[...] what is the idea now then? I have introduced a frame of eggs into a brood box that is being filled with honey... if they make a queen, she hatches, mates, and returns to this hive won't they swarm straight away as they have no space? What is my recourse here?
Phil - I understand your frustration. I've been watching this thread and haven't commented thus far, as honey flows such as this are completely out of my experience. What I'm about to suggest is simply what I imagine I'd do if finding myself in your situation, and so if anyone with actual experience of such events wants to contradict these suggestions - that would be highly desirable.
As I see it, you need to take pressure off the brood nest area. I'd do this in two ways: firstly, by removing the amount of forager traffic. I don't know how many colonies you have, but if there's one with little forager activity (can be difficult to judge, I know), then swap-over your problem hive with that one. If they're all highly active, then consider moving your problem hive well away into a new location (i.e. far enough away so that the foragers won't return to it), and if necessary, adjust the other hive positions so that the 'lost foragers' will be easily able to find themselves a new home. I say this on the assumption that the loss of your 'problem colony' would be more important to you than a reduction in honey crop from it. If there ARE any swarm cells present, make the move before a virgin emerges. You'd be very unlucky indeed if there happened to be a virgin present and awaiting her nuptial flight, the success of which a move would of course sabotage.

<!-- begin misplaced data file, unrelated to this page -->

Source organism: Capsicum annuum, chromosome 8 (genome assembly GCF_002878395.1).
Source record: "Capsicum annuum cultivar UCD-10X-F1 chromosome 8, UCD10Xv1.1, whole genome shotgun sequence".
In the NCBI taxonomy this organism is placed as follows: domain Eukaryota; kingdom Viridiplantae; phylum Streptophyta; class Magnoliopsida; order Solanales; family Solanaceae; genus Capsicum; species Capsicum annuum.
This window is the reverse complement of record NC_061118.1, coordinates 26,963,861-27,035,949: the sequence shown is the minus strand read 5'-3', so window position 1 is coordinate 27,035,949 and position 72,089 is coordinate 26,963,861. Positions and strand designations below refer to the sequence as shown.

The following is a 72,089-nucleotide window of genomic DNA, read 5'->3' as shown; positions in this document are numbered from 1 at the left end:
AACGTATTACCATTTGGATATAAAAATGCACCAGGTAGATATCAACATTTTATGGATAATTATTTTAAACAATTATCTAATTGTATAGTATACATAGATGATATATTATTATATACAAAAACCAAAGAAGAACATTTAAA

Ok - secondly, I'd do exactly what Jim suggested in the first reply - add an empty super to that hive (with pre-drawn combs if possible) - and, on the assumption that bees would much rather store honey above the brood nest than in it, I would expect them to move the existing nectar upwards and thus clear the brood nest area for laying.
Then - it's just a waiting game. By (hopefully) clearing the brood area, you will have done the best you can, and from then on it's down to the bees. Denying that colony significant input from the field-foragers, AND by giving them empty space in which to store whatever honey has already been collected, will hopefully be enough to convince them that life isn't quite as rosy as it was yesterday, and so any thought of swarming right now probably isn't such a smart idea ...
Putting in the frame of eggs/larvae was a good insurance move - hopefully it won't be needed.
There is one other thought I've had, and that is to create an additional entrance directly to the supers during such a major flow - this could easily be done by offsetting a super, or the crown board (inner cover) from the box below it by just enough to create a gap of say, 8mm, to give the foragers direct access into that super. Easy enough to then seal that access by replacing the boxes properly when the flow subsides.
Hopefully there's an idea or two in the above of some use.